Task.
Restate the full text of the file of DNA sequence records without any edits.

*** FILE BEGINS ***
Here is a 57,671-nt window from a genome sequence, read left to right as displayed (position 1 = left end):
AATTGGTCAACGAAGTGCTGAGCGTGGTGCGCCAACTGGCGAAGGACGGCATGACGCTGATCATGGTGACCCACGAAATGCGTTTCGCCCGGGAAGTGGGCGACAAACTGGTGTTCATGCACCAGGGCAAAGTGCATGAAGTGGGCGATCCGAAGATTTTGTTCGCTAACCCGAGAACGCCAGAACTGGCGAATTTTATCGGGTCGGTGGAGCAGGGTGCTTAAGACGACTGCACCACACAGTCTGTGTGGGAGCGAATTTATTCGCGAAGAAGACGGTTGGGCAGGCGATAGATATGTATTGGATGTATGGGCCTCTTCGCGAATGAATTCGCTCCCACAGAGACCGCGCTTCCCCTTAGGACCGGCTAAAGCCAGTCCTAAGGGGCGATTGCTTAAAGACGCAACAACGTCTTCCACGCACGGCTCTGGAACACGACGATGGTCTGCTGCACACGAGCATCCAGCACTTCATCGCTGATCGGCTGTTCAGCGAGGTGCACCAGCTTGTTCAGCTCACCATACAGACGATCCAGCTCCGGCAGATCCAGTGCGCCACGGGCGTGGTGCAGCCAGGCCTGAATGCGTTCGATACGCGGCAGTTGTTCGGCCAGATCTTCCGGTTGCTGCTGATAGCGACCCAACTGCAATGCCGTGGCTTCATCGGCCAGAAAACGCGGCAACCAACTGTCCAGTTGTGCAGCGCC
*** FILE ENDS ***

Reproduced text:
Here is a 57,671-nt window from a genome sequence, read left to right as displayed (position 1 = left end):
AATTGGTCAACGAAGTGCTGAGCGTGGTGCGCCAACTGGCGAAGGACGGCATGACGCTGATCATGGTGACCCACGAAATGCGTTTCGCCCGGGAAGTGGGCGACAAACTGGTGTTCATGCACCAGGGCAAAGTGCATGAAGTGGGCGATCCGAAGATTTTGTTCGCTAACCCGAGAACGCCAGAACTGGCGAATTTTATCGGGTCGGTGGAGCAGGGTGCTTAAGACGACTGCACCACACAGTCTGTGTGGGAGCGAATTTATTCGCGAAGAAGACGGTTGGGCAGGCGATAGATATGTATTGGATGTATGGGCCTCTTCGCGAATGAATTCGCTCCCACAGAGACCGCGCTTCCCCTTAGGACCGGCTAAAGCCAGTCCTAAGGGGCGATTGCTTAAAGACGCAACAACGTCTTCCACGCACGGCTCTGGAACACGACGATGGTCTGCTGCACACGAGCATCCAGCACTTCATCGCTGATCGGCTGTTCAGCGAGGTGCACCAGCTTGTTCAGCTCACCATACAGACGATCCAGCTCCGGCAGATCCAGTGCGCCACGGGCGTGGTGCAGCCAGGCCTGAATGCGTTCGATACGCGGCAGTTGTTCGGCCAGATCTTCCGGTTGCTGCTGATAGCGACCCAACTGCAATGCCGTGGCTTCATCGGCCAGAAAACGCGGCAACCAACTGTCCAGTTGTGCAGCGCC